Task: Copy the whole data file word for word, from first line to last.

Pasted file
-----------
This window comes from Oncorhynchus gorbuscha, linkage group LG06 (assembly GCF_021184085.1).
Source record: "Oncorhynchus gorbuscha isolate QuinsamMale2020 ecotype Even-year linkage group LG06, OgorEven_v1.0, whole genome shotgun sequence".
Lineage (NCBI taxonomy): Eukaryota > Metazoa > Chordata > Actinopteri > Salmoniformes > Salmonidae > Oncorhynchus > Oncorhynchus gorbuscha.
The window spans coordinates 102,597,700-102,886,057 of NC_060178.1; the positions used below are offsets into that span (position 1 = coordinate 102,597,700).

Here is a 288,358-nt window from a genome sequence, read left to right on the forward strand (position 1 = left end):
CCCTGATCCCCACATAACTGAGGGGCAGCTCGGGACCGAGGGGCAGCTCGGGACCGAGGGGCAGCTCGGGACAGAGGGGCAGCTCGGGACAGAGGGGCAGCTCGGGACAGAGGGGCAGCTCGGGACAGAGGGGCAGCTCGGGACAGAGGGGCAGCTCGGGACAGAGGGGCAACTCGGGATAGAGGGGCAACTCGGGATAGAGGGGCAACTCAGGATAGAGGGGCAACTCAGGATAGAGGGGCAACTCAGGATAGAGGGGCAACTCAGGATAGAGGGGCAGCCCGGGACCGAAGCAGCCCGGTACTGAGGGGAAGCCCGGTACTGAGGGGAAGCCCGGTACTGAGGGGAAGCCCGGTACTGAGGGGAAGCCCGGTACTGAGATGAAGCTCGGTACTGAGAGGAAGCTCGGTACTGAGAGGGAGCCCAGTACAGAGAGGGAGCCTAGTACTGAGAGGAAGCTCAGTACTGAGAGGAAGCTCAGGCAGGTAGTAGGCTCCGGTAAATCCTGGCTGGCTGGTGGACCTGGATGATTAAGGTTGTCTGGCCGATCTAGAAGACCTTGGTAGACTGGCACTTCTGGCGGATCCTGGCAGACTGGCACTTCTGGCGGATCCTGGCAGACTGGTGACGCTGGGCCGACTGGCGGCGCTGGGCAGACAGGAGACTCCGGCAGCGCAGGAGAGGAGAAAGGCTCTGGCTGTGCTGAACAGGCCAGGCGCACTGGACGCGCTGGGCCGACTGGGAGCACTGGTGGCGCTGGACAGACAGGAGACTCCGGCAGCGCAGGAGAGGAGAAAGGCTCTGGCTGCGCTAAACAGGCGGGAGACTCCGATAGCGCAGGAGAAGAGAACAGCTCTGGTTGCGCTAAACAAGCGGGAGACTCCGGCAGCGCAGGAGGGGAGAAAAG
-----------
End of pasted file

This window comes from Oncorhynchus gorbuscha, linkage group LG06 (assembly GCF_021184085.1).
Source record: "Oncorhynchus gorbuscha isolate QuinsamMale2020 ecotype Even-year linkage group LG06, OgorEven_v1.0, whole genome shotgun sequence".
Lineage (NCBI taxonomy): Eukaryota > Metazoa > Chordata > Actinopteri > Salmoniformes > Salmonidae > Oncorhynchus > Oncorhynchus gorbuscha.
The window spans coordinates 102,597,700-102,886,057 of NC_060178.1; the positions used below are offsets into that span (position 1 = coordinate 102,597,700).

Here is a 288,358-nt window from a genome sequence, read left to right on the forward strand (position 1 = left end):
CCCTGATCCCCACATAACTGAGGGGCAGCTCGGGACCGAGGGGCAGCTCGGGACCGAGGGGCAGCTCGGGACAGAGGGGCAGCTCGGGACAGAGGGGCAGCTCGGGACAGAGGGGCAGCTCGGGACAGAGGGGCAGCTCGGGACAGAGGGGCAGCTCGGGACAGAGGGGCAACTCGGGATAGAGGGGCAACTCGGGATAGAGGGGCAACTCAGGATAGAGGGGCAACTCAGGATAGAGGGGCAACTCAGGATAGAGGGGCAACTCAGGATAGAGGGGCAGCCCGGGACCGAAGCAGCCCGGTACTGAGGGGAAGCCCGGTACTGAGGGGAAGCCCGGTACTGAGGGGAAGCCCGGTACTGAGGGGAAGCCCGGTACTGAGATGAAGCTCGGTACTGAGAGGAAGCTCGGTACTGAGAGGGAGCCCAGTACAGAGAGGGAGCCTAGTACTGAGAGGAAGCTCAGTACTGAGAGGAAGCTCAGGCAGGTAGTAGGCTCCGGTAAATCCTGGCTGGCTGGTGGACCTGGATGATTAAGGTTGTCTGGCCGATCTAGAAGACCTTGGTAGACTGGCACTTCTGGCGGATCCTGGCAGACTGGCACTTCTGGCGGATCCTGGCAGACTGGTGACGCTGGGCCGACTGGCGGCGCTGGGCAGACAGGAGACTCCGGCAGCGCAGGAGAGGAGAAAGGCTCTGGCTGTGCTGAACAGGCCAGGCGCACTGGACGCGCTGGGCCGACTGGGAGCACTGGTGGCGCTGGACAGACAGGAGACTCCGGCAGCGCAGGAGAGGAGAAAGGCTCTGGCTGCGCTAAACAGGCGGGAGACTCCGATAGCGCAGGAGAAGAGAACAGCTCTGGTTGCGCTAAACAAGCGGGAGACTCCGGCAGCGCAGGAGGGGAGAAAAG